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Premier Moe says ‘all items on the table’ for expanding provincial autonomy

Click to play video 'Moe says he’s looking to expand provincial autonomy after ‘disappointing’ meeting with Trudeau' Moe says he’s looking to expand provincial autonomy after ‘disappointing’ meeting with Trudeau
ABOVE: Moe says he's looking to expand provincial autonomy after 'disappointing' meeting with Trudeau (Nov. 12) – Nov 12, 2019
Following Premier Scott Moe’s calls for greater provincial autonomy on Tuesday, Saskatchewan Opposition Leader Ryan Meili opened question period asking Moe to denounce western separatism.
Moe did not denounce these ideas on the floor of the Legislative Assembly. He said he met with Prime Minister Justin Trudeau on Tuesday to represent Saskatchewan issues, and voiced his disappointed with hearing “more of the same” from Trudeau.
Speaking with reporters Wednesday afternoon, Moe went deeper into his views on calls for western separation.
“I don’t think western separation is the answer. I don’t think Saskatchewan separating from the nation is the answer,” Moe said.
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“However, I am not going to denounce the feelings and the conversations that are happening by Saskatchewan people. I am not going to denounce the views of people I represent.”
Click to play video 'Trudeau meets with Scheer, Saskatchewan’s Moe' Trudeau meets with Scheer, Saskatchewan’s Moe
Trudeau meets with Scheer, Saskatchewan’s Moe – Nov 12, 2019
Meili said Moe is playing a “dangerous game” not closing the door on these ideas. After being filled in on Moe’s comments to reporters, Meili said Moe should be reiterating those comments.
“He doesn’t want to alienate any of his base, and as a result fails to take any positions of conscious,” Meili said.
Following the Tuesday meeting, Moe said Saskatchewan would be looking at expanding provincial autonomy. The only detail he spoke of was expanding Saskatchewan’s presence in export markets.
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He said further details will be coming in the near future, and “all items are on the table.”
“What we’re considering is the conversation about what opportunities we may have to enhance our provincial autonomy here in the province,” Moe said.
“We haven’t discussed specific items as of yet, but  I would say that all items are on the table when it comes to discussion about ensuring that Saskatchewan is a strong province, a strong province within the nation of Canada.”
Issues of sovereignty play a big role in the goals of another Saskatchewan-based political body, the Federation of Sovereign Indigenous Nations (FSIN).
Federation of Sovereign Indigenous Nations Chief Bobby Cameron speaks at the opening of the Assembly of First Nations annual general meeting in Regina, Tuesday July 25, 2017. THE CANADIAN PRESS/Mark Taylor. Mark Taylor/The Canadian Press
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FSIN Chief Bobby Cameron said he would have wanted to be at the table with Moe and Trudeau as the regional chief.
“Scott and I, we would have brought a lot of meat and potatoes to the table when meeting with Trudeau,”​ Cameron said.
“Judging by Scott Moe’s comments that not much was expected, and it was more of the same from Trudeau, if we worked together we would have had more of an impact on Trudeau.”
Cameron said he and the premier had a good meeting about a month ago, talking about several shared issues. Cameron added there are other pressing provincial issues the prime minister should be involved in.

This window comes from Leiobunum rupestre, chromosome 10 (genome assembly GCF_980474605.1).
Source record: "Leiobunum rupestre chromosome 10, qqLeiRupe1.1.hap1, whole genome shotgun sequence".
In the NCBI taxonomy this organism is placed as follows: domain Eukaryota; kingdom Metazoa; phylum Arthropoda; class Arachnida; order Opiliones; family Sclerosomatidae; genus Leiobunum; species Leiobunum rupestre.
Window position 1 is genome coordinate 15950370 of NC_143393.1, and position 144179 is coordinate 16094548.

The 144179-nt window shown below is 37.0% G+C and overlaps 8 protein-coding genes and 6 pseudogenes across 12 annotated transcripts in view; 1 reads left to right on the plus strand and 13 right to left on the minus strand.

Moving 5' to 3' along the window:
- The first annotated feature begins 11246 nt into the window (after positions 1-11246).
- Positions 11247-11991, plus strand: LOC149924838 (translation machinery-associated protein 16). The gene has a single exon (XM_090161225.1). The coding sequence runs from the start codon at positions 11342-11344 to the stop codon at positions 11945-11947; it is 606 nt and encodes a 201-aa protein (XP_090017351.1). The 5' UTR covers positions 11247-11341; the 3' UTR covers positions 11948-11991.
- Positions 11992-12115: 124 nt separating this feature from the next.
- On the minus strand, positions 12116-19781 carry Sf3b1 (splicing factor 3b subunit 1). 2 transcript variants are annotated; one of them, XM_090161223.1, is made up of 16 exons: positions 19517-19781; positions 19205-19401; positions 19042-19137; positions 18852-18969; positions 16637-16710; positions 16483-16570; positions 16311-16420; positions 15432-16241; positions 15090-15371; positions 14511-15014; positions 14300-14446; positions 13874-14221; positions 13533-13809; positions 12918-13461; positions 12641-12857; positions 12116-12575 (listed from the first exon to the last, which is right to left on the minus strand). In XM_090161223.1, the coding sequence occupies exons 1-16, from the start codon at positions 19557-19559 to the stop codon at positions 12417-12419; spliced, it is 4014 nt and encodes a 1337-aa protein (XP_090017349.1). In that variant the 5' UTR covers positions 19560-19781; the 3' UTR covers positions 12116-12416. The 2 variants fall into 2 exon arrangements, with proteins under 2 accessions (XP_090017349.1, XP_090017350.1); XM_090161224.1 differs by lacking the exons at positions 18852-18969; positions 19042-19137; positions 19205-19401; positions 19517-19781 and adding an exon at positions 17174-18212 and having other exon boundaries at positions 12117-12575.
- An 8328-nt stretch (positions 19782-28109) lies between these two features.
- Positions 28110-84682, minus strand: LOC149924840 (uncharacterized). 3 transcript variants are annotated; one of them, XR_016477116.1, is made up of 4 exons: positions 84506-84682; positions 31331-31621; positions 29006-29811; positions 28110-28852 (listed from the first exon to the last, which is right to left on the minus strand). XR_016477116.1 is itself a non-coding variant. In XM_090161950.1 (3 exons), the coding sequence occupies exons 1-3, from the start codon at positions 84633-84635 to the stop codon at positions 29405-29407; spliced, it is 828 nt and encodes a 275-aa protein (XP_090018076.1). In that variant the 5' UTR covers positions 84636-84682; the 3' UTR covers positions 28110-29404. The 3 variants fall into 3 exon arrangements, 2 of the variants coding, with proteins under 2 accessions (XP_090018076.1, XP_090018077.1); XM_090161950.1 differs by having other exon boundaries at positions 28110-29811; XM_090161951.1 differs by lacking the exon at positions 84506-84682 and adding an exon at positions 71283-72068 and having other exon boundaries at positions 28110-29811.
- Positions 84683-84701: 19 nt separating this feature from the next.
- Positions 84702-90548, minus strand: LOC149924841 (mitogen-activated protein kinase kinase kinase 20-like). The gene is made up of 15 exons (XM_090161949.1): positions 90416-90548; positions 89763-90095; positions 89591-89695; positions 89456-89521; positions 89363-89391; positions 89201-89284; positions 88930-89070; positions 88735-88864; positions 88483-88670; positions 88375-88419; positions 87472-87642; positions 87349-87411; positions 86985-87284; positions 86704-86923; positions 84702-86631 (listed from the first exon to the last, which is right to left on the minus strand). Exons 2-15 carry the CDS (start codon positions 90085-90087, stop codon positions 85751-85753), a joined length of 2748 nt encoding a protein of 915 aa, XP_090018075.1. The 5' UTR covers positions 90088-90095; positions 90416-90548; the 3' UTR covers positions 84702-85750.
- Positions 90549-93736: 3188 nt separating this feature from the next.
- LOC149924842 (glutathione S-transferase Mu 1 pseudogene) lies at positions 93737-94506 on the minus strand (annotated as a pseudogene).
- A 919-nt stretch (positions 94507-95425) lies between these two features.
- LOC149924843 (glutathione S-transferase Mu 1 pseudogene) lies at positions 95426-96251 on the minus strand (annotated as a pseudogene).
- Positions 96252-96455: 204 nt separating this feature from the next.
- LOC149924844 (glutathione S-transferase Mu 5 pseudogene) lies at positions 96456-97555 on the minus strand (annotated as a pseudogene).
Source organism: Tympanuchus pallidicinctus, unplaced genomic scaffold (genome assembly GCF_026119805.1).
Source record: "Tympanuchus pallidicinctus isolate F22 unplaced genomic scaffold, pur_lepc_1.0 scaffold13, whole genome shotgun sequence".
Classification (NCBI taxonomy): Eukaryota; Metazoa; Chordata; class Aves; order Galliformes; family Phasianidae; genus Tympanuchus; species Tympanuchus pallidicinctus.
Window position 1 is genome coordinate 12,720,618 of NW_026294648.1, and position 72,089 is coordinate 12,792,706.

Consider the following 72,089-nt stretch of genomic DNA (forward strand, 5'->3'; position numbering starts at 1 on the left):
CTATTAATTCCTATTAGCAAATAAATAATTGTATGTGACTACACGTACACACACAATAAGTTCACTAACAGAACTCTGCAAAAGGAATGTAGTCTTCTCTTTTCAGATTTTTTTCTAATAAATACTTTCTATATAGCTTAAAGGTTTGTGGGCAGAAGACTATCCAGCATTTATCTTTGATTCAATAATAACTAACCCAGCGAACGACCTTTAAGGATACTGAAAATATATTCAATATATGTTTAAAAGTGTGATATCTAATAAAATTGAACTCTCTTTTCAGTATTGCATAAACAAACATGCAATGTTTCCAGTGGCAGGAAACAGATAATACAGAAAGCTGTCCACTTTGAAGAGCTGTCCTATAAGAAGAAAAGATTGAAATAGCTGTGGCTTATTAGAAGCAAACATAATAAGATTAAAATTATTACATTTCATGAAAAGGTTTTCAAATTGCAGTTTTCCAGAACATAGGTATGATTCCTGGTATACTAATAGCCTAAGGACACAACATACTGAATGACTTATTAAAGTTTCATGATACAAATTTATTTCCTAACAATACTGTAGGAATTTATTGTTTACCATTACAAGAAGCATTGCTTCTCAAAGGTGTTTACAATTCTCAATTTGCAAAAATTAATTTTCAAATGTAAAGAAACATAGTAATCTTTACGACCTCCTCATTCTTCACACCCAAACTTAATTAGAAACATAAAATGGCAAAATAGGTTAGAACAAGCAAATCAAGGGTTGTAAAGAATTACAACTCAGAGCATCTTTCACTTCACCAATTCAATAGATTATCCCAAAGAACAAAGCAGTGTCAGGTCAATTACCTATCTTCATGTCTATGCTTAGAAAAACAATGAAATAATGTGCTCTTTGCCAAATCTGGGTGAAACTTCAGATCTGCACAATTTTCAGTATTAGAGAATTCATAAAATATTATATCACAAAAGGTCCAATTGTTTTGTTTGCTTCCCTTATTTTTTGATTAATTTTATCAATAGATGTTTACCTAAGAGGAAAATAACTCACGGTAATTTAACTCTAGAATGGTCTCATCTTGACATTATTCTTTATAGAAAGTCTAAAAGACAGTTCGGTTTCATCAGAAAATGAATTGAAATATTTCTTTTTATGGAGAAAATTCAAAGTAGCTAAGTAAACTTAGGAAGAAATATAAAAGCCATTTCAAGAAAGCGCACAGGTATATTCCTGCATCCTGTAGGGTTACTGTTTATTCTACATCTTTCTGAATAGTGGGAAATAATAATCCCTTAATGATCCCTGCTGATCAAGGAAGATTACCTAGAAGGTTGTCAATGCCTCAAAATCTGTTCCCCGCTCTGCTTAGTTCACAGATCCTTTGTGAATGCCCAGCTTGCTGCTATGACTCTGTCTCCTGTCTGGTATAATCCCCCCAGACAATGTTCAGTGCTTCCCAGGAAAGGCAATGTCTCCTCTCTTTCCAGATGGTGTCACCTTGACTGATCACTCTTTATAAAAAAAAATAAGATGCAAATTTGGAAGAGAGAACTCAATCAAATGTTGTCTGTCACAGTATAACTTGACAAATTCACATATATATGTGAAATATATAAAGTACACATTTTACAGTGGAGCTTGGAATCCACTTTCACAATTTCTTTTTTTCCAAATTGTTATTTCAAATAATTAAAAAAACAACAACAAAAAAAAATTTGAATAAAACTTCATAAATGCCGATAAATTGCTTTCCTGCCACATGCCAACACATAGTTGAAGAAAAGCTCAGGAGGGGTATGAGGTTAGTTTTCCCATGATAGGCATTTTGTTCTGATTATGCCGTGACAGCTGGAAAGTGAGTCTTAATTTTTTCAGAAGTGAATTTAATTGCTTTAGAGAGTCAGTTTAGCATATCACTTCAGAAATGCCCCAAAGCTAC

“The priorities are obviously our inherent and treaty rights, the health and wellness of our communities. Not just First Nations communities, but our towns and cities,” Cameron said.
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“The alcohol, drugs and the crime, the violence, I mean look at the capital of Saskatchewan, Regina. It’s not a big city compared to Toronto, but they’re sure leading the statistics in terms of violence and deaths because of gangs alcohol and drugs.”
Regina routinely has among the highest crime severity indexes in Canada.
With growing talk of increasing sovereignty, Cameron said he wants to see greater economic opportunities for First Nations, such as repealing legislation granting provincial jurisdiction to natural resources. He said this would allow First Nations to be greater partners on these projects, and get more community benefit.
Currently, Cameron estimates about 20 of the 74 communities that make up the FSIN membership are under boil water advisories.
Differing meeting accounts
Late Tuesday, the Prime Minister’s Office released and account of the meeting with Moe, detailing ways Trudeau offered to work together.This includes opening the door for further comment on legislation Moe does not like, such as Bill C-69, which overhauled the environmental assessment for major projects.Moe said the prime minister already has this information from Saskatchewan.“Nine of 10 provinces are in agreement this act needs to change. Nine of 10 provinces provided input on that, most recently at the senate hearings. The prime minister has all of the information from provinces, including Saskatchewan,” Moe said.

READ MORE: Trudeau describes willingness to work with Saskatchewan in Moe meeting account

The premier added that Saskatchewan will resubmit its views on what Moe calls the “no more pipelines bill.”After hearing both side’s accounts of the meeting, Meili said he’s disappointed in both leaders.“We could have seen a more collaborative tone coming from Moe and also from the prime minister. I thought some of the words coming out of his office were condescending towards Moe,” Meili said.“I thought Mr. Moe took a very belligerent, blustery and all or nothing approach. That’s not going to get anyone anywhere.”